Reasonable Suspicion in a Routine Traffic Stop
Maybe you have been pulled over by the police recently and would like to know your chances of getting the ticket dismissed. Perhaps you were charged with serious moving violations, such as excessive speeding or reckless driving. In Virginia, these can be very serious offenses that carry harsh penalties. No matter what the infraction, you deserve the best legal representation you can get. After all, your license is often required for your livelihood. Without it, finding employment can be difficult, maintaining a job can be almost impossible, and your everyday life will be impacted for years to come.
One of the most commonly misunderstood theories in criminal law is reasonable suspicion. Remember that being charged with an infraction does not equal guilt. You have a right to fight the citation in court and be represented by an experienced Virginia traffic defense lawyer. Whether it is a simple moving violation or a DUI, an officer’s failure to understand reasonable suspicion might just be your ticket to a dismissal.
What is reasonable suspicion?
The public and police alike often misunderstand this term. In short, a police officer must have a reasonable suspicion that a law has been broken, is being broken, or is about to be broken in order to make a stop. Courts have interpreted this broadly to mean that the officer needs a reason to stop you, whether on foot or in your car.
Defining reasonable suspicion
The landmark decision in Terry v. Ohio set forth the standard by explaining that it requires more than a mere “hunch.” It requires that the stop be based on “specific and articulable facts.” These facts, when taken together with the officer’s “rational inferences,” must lead to a suspicion “associated with the specific individual” in question.
Using reasonable suspicion to your advantage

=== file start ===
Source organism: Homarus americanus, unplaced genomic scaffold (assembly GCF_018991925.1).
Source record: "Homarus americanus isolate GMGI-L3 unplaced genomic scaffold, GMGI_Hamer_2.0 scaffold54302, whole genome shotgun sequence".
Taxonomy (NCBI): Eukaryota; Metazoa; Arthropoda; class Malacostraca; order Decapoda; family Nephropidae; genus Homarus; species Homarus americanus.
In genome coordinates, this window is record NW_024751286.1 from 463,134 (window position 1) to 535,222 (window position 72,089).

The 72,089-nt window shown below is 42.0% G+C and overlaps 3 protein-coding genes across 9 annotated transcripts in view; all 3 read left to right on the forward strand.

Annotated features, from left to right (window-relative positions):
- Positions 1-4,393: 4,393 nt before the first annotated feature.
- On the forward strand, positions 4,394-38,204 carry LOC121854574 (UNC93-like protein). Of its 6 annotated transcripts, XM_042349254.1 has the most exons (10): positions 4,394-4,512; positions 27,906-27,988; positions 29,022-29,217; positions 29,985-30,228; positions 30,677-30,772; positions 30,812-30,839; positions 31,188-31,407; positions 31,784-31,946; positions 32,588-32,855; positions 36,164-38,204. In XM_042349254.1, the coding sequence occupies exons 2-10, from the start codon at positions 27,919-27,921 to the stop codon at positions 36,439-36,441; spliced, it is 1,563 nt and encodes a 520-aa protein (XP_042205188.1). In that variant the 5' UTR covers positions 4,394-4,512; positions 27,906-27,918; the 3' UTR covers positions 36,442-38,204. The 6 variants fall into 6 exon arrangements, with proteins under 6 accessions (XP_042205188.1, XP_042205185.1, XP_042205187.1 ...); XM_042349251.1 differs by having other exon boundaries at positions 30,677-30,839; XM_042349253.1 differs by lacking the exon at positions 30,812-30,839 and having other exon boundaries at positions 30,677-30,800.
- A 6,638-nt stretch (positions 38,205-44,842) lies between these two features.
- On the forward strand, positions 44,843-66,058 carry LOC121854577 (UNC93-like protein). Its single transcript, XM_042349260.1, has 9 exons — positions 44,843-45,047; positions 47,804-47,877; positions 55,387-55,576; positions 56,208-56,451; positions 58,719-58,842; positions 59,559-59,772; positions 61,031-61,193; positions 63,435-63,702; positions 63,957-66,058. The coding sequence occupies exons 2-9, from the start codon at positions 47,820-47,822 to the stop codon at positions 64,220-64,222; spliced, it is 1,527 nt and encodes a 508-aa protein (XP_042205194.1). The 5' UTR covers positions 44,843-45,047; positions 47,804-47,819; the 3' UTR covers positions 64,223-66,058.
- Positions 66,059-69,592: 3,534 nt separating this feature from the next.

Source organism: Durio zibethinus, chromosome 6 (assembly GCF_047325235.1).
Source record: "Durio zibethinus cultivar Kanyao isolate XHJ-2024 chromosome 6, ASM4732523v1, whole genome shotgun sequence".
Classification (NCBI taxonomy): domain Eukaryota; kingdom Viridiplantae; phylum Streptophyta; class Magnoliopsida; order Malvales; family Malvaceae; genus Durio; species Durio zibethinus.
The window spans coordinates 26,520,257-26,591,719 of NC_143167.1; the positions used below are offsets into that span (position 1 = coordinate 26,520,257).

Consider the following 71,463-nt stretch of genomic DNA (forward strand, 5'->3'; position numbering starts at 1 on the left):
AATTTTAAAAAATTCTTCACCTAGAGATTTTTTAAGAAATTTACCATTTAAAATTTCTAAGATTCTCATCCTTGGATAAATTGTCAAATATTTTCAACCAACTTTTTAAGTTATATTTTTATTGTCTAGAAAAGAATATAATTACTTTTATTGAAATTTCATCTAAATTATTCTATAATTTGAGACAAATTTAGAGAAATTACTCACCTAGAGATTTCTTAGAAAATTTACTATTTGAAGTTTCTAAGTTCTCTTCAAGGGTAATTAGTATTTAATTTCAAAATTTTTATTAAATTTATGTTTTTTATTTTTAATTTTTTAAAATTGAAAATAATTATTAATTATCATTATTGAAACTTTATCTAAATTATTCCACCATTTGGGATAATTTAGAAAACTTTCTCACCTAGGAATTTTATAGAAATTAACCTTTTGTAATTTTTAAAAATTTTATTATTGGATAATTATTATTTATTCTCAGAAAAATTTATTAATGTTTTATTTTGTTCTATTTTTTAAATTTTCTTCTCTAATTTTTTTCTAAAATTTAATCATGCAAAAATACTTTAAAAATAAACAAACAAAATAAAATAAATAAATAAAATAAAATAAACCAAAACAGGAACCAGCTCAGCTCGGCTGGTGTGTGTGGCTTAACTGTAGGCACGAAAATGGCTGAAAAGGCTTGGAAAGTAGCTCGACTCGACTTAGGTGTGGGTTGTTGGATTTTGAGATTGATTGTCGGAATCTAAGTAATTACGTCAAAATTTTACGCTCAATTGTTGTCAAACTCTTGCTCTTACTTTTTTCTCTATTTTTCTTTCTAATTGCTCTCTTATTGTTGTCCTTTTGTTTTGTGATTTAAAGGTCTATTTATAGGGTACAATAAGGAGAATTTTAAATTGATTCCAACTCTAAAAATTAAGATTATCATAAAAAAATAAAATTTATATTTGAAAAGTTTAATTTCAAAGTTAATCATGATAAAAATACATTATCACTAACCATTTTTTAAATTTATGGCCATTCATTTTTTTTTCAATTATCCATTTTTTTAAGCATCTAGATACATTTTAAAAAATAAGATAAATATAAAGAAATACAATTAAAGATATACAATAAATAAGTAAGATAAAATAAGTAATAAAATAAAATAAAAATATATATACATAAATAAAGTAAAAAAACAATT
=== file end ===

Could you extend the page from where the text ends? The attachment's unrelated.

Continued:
Most police officers are not prepared to understand the nuances of reasonable suspicion. They are taught to simply make a decision based on their experience and observations. In other words, if it looks like a crime is being or was committed, make the stop. It is up to the prosecutor to make the charges stick, so to speak. A skilled attorney can often poke holes in the officer’s story and demonstrate that the officer had little more than a hunch.
A driver pulls out of a parking lot, pulls into a designated median turn lane then completes a left turn. An officer has made 20 illegal u-turn stops at this location that day alone, so when he spots the rear tail lights of the vehicle turning left from the median, he assumes the car has made an illegal u-turn, rather than a valid left turn from the parking lot across the street. While the officer may firmly believe he witnessed the u-turn, his suspicion is little more than a hunch, based on what other drivers have done. It is not reasonable to “assume” this driver did the same thing.
Not the same as probable cause
Beware, however, that probable cause is not the same as reasonable suspicion. These legal terms of art are two slightly different concepts. Reasonable suspicion is needed to stop you, but probable cause is needed to actually make an arrest or charge a person with a violation. Probable cause is a higher standard that requires more than just a suspicion, but rather, it requires the officer to have an informed belief that the crime is being, has been, or is about to be committed.
If you are stopped and charged with a traffic violation or other criminal offense in Leesburg or Loudoun county, do not pay your fines until you have spoken with one of the aggressive and knowledgeable Leesburg attorneys at Simms Showers, LLP. Let us assist you with your case.